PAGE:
I've filed this with Microchip. Until a fix is released, the following may help.
There seems to be a reproducible error in Set Next Statement. The following are affected; I haven't checked other scenarios and don't plan to:
- new install of the latest Microchip Studio 7.0.2542 with all updates
- both the Disassembly window and the PC in the Processor Status window
- debugging mixed C/assembler running on the simulator
- builds for ATtiny214, 414 and 416, all with avr-gcc and no optimisation.
Starting then pausing a debug session (typically with Start Debugging and Break) should let you:
- open the debugger's Disassembly and/or Processor Status window
- prepare to depart from the normal execution path, by either:
- right-clicking an instruction, its address or byte contents in the Disassembly window, then choosing Set Next Statement
- typing the word address of an instruction into the Processor Status window's Program Counter, then pressing <Enter>.
- If you chose to set the PC, it should reflect the word address which you entered for the new statement - the "target statement".
- If instead you used Set Next Statement in the Disassembly window:
- the yellow arrow in the margin, which indicates the next statement, should be repositioned to the target statement which you chose
- if you drop down the Viewing Options at the top and ensure "Show address" is ticked, the word address of the target instruction should be shown.
What happens instead is that either:
- if you used the PC, what it now shows as a word address is in fact the byte address corresponding to the word address that you typed in
- if you used Set Next Statement in the Disassembly window, the next statement is at twice the word address of the statement you chose.
That is, by either method the next statement will be set incorrectly to twice the address of the target statement that you chose.
Suppose for example that you wish to continue executing from a statement at word address 0x0462:
- If you type 0x0462 into the PC and press <Enter>:
- the PC will instead show 0x08C4
- (assuming an instruction exists there) single-stepping the debugger will show that indeed execution continued from 0x08C4 not from 0x0462.
- If instead you browse the Disassembly window to an instruction at word address 0x0462 and Set Next Instruction on it:
- the yellow "next instruction" arrow will relocate to an instruction at 0x08C4 (assuming one exists)
- single-stepping the debugger will show that indeed execution continued from there, not from the instruction you chose at 0x0462.
- If you use the PC method, the Disassembly window (including its "next instruction" arrow) won't be resynced with the new (incorrect) PC until you execute a statement (e.g. by single-stepping).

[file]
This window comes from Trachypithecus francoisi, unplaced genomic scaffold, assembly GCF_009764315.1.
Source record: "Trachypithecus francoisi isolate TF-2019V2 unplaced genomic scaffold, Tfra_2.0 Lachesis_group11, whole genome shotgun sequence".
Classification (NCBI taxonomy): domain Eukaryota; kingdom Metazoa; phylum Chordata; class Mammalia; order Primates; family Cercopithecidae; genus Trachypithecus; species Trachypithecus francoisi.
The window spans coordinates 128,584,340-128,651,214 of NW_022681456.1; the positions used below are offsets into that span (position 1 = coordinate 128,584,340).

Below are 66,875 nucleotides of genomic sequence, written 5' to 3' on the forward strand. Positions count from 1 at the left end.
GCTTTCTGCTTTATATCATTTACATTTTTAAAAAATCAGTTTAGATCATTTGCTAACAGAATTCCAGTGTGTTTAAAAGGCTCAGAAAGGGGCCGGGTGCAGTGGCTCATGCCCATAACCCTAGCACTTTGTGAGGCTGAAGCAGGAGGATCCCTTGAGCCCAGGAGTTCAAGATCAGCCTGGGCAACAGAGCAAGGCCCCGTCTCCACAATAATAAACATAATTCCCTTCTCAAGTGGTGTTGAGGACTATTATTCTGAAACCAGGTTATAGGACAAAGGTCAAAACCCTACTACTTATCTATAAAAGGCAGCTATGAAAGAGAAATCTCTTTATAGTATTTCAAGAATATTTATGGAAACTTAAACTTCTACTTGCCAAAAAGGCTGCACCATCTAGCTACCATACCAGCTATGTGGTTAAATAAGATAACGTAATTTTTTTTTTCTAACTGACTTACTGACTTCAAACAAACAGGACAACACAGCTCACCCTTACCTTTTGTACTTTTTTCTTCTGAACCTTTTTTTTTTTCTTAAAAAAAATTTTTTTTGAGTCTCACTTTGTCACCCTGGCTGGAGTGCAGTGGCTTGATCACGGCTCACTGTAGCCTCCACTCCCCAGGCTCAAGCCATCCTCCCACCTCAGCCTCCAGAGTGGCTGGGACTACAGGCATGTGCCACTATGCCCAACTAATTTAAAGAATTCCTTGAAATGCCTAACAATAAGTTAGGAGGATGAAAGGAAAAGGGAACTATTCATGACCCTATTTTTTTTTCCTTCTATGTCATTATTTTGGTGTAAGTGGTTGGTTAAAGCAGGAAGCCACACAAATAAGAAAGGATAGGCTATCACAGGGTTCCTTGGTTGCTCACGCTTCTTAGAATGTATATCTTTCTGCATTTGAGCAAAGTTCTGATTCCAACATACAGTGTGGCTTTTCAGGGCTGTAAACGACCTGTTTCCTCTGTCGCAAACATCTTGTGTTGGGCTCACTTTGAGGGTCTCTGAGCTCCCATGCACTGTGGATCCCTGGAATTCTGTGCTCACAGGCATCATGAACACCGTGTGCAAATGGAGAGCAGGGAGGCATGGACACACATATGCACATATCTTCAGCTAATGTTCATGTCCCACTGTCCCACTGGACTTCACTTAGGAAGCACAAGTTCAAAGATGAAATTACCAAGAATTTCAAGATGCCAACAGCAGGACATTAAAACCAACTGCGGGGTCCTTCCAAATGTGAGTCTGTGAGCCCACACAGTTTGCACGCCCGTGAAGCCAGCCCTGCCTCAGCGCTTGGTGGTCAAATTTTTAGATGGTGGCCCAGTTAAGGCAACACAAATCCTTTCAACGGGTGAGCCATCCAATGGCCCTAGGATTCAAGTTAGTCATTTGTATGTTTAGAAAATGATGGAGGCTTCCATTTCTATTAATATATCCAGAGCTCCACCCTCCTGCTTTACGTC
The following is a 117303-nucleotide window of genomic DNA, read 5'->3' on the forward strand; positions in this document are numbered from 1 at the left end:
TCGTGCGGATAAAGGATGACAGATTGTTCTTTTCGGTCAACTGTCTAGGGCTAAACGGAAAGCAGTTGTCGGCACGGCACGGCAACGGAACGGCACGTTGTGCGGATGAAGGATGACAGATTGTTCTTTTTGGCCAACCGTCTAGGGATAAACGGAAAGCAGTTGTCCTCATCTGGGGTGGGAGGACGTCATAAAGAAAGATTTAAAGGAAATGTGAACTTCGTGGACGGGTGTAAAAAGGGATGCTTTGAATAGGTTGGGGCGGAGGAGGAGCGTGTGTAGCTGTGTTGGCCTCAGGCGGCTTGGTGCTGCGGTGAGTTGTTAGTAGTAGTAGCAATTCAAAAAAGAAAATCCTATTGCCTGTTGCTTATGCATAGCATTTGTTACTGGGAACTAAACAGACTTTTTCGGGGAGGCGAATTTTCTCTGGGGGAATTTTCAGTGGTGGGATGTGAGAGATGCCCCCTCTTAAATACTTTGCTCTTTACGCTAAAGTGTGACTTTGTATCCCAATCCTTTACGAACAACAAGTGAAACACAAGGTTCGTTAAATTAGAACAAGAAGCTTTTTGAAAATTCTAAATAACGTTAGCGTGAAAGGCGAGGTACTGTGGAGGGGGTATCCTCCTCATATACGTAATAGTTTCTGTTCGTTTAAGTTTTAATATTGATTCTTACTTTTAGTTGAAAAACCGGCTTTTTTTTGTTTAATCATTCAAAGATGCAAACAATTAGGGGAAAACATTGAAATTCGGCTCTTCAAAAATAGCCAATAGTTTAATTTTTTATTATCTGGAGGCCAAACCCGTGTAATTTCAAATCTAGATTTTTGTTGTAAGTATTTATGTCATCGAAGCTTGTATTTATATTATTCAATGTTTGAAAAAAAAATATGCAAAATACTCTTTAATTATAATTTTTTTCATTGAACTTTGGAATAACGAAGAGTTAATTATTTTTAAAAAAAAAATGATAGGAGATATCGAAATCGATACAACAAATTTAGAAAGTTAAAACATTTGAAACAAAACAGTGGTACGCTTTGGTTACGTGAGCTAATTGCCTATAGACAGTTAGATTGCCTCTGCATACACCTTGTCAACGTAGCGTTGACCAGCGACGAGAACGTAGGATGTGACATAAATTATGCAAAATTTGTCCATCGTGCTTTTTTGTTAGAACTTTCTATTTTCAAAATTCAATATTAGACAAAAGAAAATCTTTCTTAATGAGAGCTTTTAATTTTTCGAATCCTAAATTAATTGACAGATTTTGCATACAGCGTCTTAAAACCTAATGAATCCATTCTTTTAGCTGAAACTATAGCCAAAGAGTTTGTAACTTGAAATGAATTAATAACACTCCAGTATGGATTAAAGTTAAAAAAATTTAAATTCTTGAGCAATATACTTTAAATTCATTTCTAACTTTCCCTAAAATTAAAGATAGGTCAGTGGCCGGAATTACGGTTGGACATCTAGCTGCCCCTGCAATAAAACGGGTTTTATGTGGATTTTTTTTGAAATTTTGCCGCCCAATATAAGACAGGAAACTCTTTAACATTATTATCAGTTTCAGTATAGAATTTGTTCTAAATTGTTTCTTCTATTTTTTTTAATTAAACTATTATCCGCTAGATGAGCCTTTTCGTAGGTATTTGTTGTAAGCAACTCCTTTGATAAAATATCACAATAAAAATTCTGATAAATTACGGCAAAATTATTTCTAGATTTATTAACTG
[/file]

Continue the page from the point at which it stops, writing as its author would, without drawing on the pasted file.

- If you use the Disassembly window, the "next instruction" arrow will only reposition to twice the chosen word address if your code extends that far. If it doesn't - if, say, in the above example there's no code at 0x08C4 - then the arrow may reposition to some seemingly random address. (The reset vector at 0x0000 is common but so are random addresses containing only NOPs.)
The nub of the problem is that, somewhere between the debugger and simulator, word and byte addresses are confused with each other. An obvious workaround is to choose a target instruction whose word address is half that of the one you wish to execute from. The bug will misinterpret the byte address of that instruction as a word address; as the next instruction, it will then assign whatever has that number as its word address. Thus by a roundabout route you will end up choosing the instruction that you intended.
Using the above example: to continue from the instruction at word address 0x0462, to work around the bug we must choose an instruction with 0x0462 as its byte address. The corresponding word address is of course half that: 0x0231. You can choose that by either:
- entering 0x0231 into the PC
- browsing to an instruction at word address 0x0231 in the Disassembly window, then choosing Set Next Instruction on it.
This won't always be so straightforward:
- The instruction you wish to execute from may have an odd-numbered word address; clearly that can't be halved for the workaround.
- Some instructions are longer than one word, so there may be no instruction at the address you need to choose as a workaround - instead the address may be straddled by an instruction.
In such cases, choose an instruction that will be executed slightly before the one you need, then either single-step to the intended target instruction or set a breakpoint on it.